Cleveland's got diversity and missionaries and sewage-surfing and bookstores and autistics: I'm one of them—Belle. Come have coffee with me and I'll tell you about myself. Wait ... I'm mute, so I can't.
I've got a cat aptly named Queequeg, a Tourette's-afflicted Myna bird named Epiphany, a mother who suffers from RBF (resting bitch face), a father who performs acrobatics on a ladder, and a beautiful sister who doesn't, in fact, have chlamydia.
Don't pity me, I won't have it. Things could be worse: I'm neither a cutter nor a stabber nor a public masturbator, and I'm loved. Are you?
Beneath the awkward mask fate painted on me, I do have a voice. Try having complicated opinions whilst unable to communicate them—the awareness of great words you'll never say aloud.
If you stop dwelling on masturbation, I'll point out that despite the hassles I create for my loved ones, I deal with my autism more than anyone else.
Inhumanum: (Latin) Brutal.
Bonn Maddox is ambivalent toward the massive ill-gotten fortune he inherited, but he does prize a water-stained document that hangs in his father's study. It's generations-old ... a black market treasure. Inspiration turns to obsession. The butcher considers his calling a societal reckoning: a deep moral debt owed for his family's predatory greed.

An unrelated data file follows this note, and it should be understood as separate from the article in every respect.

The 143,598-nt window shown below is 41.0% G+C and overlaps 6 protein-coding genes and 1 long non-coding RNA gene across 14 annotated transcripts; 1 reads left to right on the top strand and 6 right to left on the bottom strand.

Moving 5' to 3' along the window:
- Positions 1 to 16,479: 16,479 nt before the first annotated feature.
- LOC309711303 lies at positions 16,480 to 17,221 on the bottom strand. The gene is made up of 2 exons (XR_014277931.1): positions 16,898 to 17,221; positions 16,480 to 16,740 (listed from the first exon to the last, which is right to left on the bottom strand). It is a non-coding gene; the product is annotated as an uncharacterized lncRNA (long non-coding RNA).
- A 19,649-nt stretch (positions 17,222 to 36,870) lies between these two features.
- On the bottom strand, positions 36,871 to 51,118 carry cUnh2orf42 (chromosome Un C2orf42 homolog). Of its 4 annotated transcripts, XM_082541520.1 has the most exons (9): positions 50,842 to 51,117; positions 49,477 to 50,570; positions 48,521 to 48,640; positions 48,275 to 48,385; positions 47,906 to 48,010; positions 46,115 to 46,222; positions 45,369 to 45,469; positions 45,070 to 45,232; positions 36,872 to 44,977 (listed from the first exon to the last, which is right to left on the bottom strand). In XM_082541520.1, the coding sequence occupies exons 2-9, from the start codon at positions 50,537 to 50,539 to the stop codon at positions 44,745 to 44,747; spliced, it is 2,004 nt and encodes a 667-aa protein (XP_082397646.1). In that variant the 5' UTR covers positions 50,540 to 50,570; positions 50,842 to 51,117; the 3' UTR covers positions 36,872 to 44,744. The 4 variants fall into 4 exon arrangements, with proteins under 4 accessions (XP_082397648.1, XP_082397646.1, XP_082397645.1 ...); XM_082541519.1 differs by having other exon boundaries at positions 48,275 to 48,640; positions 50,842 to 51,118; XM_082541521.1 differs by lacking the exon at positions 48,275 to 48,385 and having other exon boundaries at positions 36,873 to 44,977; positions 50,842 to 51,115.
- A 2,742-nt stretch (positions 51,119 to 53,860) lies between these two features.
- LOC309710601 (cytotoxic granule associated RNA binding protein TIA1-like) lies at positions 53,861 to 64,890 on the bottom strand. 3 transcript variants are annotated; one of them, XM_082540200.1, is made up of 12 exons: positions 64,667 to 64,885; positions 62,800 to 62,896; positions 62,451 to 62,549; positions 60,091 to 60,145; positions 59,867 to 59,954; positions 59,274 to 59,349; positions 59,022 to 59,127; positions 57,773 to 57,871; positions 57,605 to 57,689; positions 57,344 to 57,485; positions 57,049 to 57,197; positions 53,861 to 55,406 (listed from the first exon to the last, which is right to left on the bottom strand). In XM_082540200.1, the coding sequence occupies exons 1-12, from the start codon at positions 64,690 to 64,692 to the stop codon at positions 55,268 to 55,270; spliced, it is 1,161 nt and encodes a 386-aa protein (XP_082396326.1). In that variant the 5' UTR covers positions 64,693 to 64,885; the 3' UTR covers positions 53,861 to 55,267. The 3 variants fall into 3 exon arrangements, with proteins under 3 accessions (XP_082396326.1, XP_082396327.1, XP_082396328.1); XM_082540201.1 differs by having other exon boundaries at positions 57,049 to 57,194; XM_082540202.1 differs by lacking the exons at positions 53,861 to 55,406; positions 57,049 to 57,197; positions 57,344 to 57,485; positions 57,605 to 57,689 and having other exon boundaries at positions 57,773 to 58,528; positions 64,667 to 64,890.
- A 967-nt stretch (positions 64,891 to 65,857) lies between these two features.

The maimed vigilante enlists a pair of eccentric Germans to grow his operation. Discreet, reptile-like savants, they are financial gurus but have their own secrets. When Henna Maxwell, a toxicologist with a rare passion for venom, seeks refuge, Bonn may have risked his freedom.
The death count soars. New York City's top homicide team has profiled an inhumanly strong and opportunistic loner who's always a step ahead. Has the hunter graduated to Brownsville? The detectives—an ex-boxer and his pregnant partner—have unknowingly assumed terrible risks. They couldn't guess how personal the killer's hunt has become. Now, more than just thugs are in trouble... those who consider themselves untouchable are next.
Book two, Law of Retaliation series.
Most Nazi scientists fled Berlin at the end of World War II. Not Wolfgang Bähr. Relentless, forced into forgotten wartime tunnels, the meagerly-funded geneticist continued his work for decades.
Two of his experiments were identical. Along with a third, very different child, they lived in a green concrete room, telling time by a rust-worn dripping sink, their creator providing all they know—or does he?
Taller but malnourished, hiding his head in the cold, dark room, The One Who Was Different is the optimized human—what the program always dreamt to achieve. His IQ: unfathomable; a genetic memory: a recall of events and knowledge in the absence of having experienced a stimulus. While he contains the knowledge of his forefathers, The Two Who Were Alike carry the feral genes of theirs.
Later, when a pair of bizarre, reptilian Germans employed by reclusive and missing billionaire Bonn Maddox attempts to protect toxicologist Henna Maxwell from an assassin, they are willing to sacrifice the lives of millions to save her.
But it will take more than falling skies to keep an Aryan killer from Henna. It will take everything they’ve got. They need Bonn Maddox to come home.